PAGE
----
Unemployment and Foreclosures

The IMF (International Monetary Fund) has published a report which covers a number of details about the Great recession.  One area that was explored was the relationship between structural unemployment, as defined by the IMF, and increased foreclosure activity in the U.S.

Two data sets that I find interesting in the report are summarized by the following graphics:

Click on graphics for larger images.

We will refer to skills mismatch as the structural unemployment problem for the rest of this article.

Looking at the 13 states with the biggest changes in foreclosure rates, the structural foreclosure problems are quite varied:

  • Four states are in the worst structural unemployment category – Arizona, Hawaii, Michigan and Maryland.
  • One state is in the third quartile for structural unemployment – California.
  • Two states are in the second quartile for structural unemployment – Florida and Maine.
  • Six states are in the least structural unemployment category – Nevada, Illinois, New York, New Jersey, Connecticut and Rhode Island.

This indicates that structural unemployment problems might not have much correlation to increases in foreclosure rates.

However, when we look at the entire matrix of results in the following table, we come to a different conclusion.

The total for all 16 cells in the matrix is 50.  If the correlation of structural unemployment were perfect the total of the four diagonal cells (dark green) would be 50 with some mixture of two 12s and two 13s.  The larger the numbers farthest off the diagonal become (red and dark red), the smaller the positive correlation.  If all 50 data points end up in the red cells there would be a negative correlation.

The averages for a completely random correlation (zero correlation) would be 3.13 in each cell.  Thus the values on the diagonal all being significantly greater than the random average indicates some degree of positive correlation.  The average for all 10 green cells is 4.11 which reinforces the positive correlation.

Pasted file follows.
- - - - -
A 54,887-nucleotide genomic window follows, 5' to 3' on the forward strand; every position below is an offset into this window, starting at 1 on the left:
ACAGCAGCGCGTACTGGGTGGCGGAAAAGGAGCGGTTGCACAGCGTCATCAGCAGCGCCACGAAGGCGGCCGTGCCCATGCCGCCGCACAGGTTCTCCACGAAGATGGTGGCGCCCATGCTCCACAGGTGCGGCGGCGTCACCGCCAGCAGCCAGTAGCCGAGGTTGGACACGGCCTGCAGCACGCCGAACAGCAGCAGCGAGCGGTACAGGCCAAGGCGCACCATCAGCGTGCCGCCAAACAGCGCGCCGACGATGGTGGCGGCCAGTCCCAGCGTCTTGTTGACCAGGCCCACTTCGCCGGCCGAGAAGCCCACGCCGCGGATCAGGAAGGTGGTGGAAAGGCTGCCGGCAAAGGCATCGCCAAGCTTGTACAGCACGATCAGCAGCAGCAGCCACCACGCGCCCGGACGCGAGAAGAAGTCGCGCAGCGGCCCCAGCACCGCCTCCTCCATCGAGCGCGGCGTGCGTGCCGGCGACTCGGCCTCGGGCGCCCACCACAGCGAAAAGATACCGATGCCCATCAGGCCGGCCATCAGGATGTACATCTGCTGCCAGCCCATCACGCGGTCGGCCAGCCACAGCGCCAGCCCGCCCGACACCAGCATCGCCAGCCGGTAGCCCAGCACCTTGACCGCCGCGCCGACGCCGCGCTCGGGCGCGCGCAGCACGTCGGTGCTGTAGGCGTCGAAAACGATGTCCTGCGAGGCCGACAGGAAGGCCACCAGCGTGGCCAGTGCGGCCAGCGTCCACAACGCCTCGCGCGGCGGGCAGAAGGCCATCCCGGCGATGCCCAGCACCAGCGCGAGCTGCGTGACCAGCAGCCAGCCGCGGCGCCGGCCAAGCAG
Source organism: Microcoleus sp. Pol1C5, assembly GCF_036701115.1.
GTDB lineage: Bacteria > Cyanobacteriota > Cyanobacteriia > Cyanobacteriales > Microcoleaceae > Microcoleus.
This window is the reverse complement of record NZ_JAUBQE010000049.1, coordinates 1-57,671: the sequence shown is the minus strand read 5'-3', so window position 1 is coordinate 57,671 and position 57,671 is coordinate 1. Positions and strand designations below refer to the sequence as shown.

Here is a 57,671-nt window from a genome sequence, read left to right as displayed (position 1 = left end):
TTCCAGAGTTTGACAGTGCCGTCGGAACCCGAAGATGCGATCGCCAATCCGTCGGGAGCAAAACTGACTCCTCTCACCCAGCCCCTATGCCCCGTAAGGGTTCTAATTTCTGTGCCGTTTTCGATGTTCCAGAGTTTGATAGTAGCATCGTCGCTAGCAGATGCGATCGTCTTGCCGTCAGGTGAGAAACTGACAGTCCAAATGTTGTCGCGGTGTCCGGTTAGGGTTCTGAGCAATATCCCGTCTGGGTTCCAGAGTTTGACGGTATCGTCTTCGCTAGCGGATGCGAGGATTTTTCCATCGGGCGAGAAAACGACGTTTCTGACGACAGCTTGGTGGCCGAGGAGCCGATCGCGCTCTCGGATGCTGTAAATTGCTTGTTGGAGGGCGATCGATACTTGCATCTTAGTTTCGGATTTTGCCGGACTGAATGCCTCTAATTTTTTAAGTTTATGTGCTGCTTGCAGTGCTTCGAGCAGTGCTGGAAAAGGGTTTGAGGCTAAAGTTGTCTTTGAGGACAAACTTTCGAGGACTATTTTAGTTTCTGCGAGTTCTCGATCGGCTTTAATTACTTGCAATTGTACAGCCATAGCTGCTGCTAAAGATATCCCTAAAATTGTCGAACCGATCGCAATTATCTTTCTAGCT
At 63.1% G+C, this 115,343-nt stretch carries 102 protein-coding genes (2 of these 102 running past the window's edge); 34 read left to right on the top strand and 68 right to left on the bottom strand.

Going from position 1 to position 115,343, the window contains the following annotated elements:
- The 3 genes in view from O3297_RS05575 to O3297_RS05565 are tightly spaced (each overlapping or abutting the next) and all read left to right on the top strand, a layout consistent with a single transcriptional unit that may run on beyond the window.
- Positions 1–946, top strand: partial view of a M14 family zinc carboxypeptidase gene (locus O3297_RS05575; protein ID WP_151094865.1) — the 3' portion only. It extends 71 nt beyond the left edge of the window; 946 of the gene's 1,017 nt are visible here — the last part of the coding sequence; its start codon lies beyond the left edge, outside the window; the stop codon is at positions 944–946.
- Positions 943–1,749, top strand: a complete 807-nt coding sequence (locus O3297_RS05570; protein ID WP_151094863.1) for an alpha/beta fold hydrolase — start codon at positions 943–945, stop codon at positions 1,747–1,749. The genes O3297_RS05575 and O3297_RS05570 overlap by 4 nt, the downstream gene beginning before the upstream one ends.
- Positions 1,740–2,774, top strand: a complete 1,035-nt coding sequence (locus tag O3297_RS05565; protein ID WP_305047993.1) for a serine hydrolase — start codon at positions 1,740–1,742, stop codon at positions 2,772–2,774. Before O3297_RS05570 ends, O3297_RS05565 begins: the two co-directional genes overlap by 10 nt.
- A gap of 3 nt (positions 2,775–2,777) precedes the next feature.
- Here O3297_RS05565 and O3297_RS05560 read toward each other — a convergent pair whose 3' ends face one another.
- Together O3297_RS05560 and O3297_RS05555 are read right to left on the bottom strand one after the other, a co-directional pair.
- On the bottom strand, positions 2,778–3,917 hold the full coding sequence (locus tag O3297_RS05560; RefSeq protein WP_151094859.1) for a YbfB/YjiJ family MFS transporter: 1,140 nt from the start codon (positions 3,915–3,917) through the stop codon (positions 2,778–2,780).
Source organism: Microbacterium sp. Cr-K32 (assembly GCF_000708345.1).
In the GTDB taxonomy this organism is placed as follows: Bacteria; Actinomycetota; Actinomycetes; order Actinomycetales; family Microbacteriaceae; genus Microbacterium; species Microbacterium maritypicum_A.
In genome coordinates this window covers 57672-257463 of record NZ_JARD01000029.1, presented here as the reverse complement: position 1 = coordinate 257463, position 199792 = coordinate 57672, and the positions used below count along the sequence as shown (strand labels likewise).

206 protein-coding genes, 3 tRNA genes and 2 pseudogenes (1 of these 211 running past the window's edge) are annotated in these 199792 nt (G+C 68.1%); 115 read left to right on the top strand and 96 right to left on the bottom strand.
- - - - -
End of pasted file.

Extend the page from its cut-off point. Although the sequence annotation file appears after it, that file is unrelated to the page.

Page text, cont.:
All the red cells are much below the 3.11 random average, except for the dark red cell.  For some reason not related to structural unemployment problems there are six states that fall in the worst quartile for mortgage foreclosure increases.  Again, these states are:  Nevada, Illinois, New York, New Jersey, Connecticut and Rhode Island.

So there seem to be some exceptions to structural unemployment always being correlated to foreclosures rates, or in the above case, changes in foreclosure rate during the Great Recession.  What about the relationship between unemployment rate and foreclosure activity?  That question is addressed in the following graph:

The annual rate of foreclosure activity was calculated from an average of data reported by RealtyTrac for four different time periods over the past 15 months.  The data for each time period was annualized before averaging.

The unemployment rate for each state was for August, 2010.

The conclusion from this graph can be summarized as follows:

1.  Below about 9% unemployment there may be a weak linear effect on foreclosure from the level of unemployment.  However the correlation is poor.

2.  Above about 9% unemployment there is a greater than linear dependence of foreclosure rate on unemployment.  Although the correlation is good, just looking at the scatter evident on the graph raises the question of whether there may be additional factors related to foreclosure activity.  For example, the four states with the biggest housing bubbles all fall in the group of states with the largest increase in foreclosure rates.

Share this Econintersect Article:
  • Print
  • Digg
  • Facebook
  • Yahoo! Buzz
  • Twitter
  • Google Bookmarks
  • LinkedIn
  • Wikio
  • email
  • RSS
This entry was posted in Banking News, Employment, Home Sales and Home Prices and tagged , , , , . Bookmark the permalink.

Make a Comment

Econintersect wants your comments, data and opinion on the articles posted.  As the internet is a "war zone" of trolls, hackers and spammers - Econintersect must balance its defences against ease of commenting.  We have joined with Livefyre to manage our comment streams.

To comment, just click the "Sign In" button at the top-left corner of the comment box below. You can create a commenting account using your favorite social network such as Twitter, Facebook, Google+, LinkedIn or Open ID - or open a Livefyre account using your email address.